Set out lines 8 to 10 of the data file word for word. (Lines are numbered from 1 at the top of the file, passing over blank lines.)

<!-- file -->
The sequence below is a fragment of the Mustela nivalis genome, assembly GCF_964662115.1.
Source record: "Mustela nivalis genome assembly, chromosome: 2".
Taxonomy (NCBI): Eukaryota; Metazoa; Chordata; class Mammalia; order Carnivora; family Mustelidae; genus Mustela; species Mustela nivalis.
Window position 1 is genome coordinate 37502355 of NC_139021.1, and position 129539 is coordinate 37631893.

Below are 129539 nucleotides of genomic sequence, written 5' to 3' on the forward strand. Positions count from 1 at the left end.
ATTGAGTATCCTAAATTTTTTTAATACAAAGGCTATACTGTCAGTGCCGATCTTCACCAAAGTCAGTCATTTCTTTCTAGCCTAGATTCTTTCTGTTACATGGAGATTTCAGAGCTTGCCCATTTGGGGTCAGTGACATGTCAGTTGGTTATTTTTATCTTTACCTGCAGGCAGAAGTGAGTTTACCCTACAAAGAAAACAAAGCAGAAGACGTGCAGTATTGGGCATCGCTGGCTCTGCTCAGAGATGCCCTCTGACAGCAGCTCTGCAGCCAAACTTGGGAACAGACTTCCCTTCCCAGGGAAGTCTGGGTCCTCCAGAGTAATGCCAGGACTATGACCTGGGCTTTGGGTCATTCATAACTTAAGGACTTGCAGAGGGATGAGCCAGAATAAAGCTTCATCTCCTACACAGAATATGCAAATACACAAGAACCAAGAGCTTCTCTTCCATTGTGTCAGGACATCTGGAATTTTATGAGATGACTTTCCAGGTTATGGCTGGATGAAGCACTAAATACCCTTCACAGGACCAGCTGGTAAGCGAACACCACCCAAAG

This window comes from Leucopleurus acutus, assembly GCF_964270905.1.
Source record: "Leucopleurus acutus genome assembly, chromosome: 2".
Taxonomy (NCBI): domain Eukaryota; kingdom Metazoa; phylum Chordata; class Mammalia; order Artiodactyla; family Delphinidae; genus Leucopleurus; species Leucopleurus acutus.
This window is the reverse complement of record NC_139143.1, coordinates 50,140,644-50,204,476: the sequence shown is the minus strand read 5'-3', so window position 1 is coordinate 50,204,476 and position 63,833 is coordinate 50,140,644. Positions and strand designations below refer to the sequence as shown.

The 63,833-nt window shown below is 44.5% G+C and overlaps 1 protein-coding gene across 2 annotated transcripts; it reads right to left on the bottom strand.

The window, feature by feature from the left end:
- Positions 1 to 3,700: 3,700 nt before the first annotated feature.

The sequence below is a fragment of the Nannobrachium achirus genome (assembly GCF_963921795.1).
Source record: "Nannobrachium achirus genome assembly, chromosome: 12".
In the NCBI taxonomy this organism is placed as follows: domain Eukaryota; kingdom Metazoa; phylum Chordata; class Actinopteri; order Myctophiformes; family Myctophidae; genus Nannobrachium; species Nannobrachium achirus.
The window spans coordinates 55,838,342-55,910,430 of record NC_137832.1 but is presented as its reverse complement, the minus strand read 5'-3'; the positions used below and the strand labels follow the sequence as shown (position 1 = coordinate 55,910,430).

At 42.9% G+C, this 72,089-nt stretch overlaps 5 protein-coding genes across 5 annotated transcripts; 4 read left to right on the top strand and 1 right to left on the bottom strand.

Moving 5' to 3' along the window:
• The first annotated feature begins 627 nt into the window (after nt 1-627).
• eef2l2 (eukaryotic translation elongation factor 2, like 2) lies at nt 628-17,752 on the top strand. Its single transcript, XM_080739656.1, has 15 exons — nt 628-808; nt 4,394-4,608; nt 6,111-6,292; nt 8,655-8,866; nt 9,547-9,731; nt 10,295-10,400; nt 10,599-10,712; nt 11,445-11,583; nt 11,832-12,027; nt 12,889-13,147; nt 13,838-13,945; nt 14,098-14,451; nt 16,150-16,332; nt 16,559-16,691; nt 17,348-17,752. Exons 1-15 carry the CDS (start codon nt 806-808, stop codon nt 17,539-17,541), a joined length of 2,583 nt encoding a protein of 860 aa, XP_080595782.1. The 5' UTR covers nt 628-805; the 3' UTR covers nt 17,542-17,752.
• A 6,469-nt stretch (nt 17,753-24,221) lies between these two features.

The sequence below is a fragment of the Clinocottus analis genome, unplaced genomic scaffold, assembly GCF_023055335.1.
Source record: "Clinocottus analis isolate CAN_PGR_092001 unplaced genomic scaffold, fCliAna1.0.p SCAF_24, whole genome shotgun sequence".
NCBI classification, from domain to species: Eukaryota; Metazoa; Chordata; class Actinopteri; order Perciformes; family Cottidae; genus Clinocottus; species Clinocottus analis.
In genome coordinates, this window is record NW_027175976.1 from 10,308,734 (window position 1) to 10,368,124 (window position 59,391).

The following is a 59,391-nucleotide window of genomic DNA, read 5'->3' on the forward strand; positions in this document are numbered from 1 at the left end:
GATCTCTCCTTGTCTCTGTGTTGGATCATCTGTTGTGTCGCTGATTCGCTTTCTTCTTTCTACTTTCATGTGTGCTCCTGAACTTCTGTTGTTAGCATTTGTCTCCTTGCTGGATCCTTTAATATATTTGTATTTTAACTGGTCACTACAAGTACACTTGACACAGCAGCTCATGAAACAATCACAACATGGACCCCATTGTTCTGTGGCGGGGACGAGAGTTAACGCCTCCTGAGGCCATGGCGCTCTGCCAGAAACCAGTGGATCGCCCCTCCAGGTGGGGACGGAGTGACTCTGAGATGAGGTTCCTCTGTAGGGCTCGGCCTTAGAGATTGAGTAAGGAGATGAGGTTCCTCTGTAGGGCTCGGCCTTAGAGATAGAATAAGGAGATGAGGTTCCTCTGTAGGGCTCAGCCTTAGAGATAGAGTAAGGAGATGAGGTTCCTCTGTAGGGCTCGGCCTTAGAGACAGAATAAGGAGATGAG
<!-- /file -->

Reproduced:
Source record: "Leucopleurus acutus genome assembly, chromosome: 2".
Taxonomy (NCBI): domain Eukaryota; kingdom Metazoa; phylum Chordata; class Mammalia; order Artiodactyla; family Delphinidae; genus Leucopleurus; species Leucopleurus acutus.
This window is the reverse complement of record NC_139143.1, coordinates 50,140,644-50,204,476: the sequence shown is the minus strand read 5'-3', so window position 1 is coordinate 50,204,476 and position 63,833 is coordinate 50,140,644. Positions and strand designations below refer to the sequence as shown.